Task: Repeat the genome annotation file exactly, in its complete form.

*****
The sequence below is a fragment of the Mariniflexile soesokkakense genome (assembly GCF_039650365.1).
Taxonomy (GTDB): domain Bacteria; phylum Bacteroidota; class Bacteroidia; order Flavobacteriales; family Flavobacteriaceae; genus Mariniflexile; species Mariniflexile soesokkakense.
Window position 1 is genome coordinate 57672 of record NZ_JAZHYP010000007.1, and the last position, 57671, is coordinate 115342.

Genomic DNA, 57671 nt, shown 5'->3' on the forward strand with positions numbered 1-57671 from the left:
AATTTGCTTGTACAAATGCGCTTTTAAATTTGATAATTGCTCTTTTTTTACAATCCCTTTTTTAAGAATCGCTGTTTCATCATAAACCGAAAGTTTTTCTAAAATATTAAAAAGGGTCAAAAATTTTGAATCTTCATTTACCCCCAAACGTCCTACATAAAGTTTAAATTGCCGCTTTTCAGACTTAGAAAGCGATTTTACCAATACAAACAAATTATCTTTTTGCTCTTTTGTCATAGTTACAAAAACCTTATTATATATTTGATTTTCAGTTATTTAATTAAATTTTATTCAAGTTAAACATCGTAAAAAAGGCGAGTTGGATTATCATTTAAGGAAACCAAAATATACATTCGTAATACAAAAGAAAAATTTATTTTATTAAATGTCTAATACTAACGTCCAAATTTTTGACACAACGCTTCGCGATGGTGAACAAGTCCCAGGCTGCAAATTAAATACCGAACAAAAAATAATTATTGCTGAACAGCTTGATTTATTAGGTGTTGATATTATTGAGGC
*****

The sequence below is a fragment of the Mariniflexile soesokkakense genome (assembly GCF_039650365.1).
Taxonomy (GTDB): domain Bacteria; phylum Bacteroidota; class Bacteroidia; order Flavobacteriales; family Flavobacteriaceae; genus Mariniflexile; species Mariniflexile soesokkakense.
Window position 1 is genome coordinate 57672 of record NZ_JAZHYP010000007.1, and the last position, 57671, is coordinate 115342.

Genomic DNA, 57671 nt, shown 5'->3' on the forward strand with positions numbered 1-57671 from the left:
AATTTGCTTGTACAAATGCGCTTTTAAATTTGATAATTGCTCTTTTTTTACAATCCCTTTTTTAAGAATCGCTGTTTCATCATAAACCGAAAGTTTTTCTAAAATATTAAAAAGGGTCAAAAATTTTGAATCTTCATTTACCCCCAAACGTCCTACATAAAGTTTAAATTGCCGCTTTTCAGACTTAGAAAGCGATTTTACCAATACAAACAAATTATCTTTTTGCTCTTTTGTCATAGTTACAAAAACCTTATTATATATTTGATTTTCAGTTATTTAATTAAATTTTATTCAAGTTAAACATCGTAAAAAAGGCGAGTTGGATTATCATTTAAGGAAACCAAAATATACATTCGTAATACAAAAGAAAAATTTATTTTATTAAATGTCTAATACTAACGTCCAAATTTTTGACACAACGCTTCGCGATGGTGAACAAGTCCCAGGCTGCAAATTAAATACCGAACAAAAAATAATTATTGCTGAACAGCTTGATTTATTAGGTGTTGATATTATTGAGGC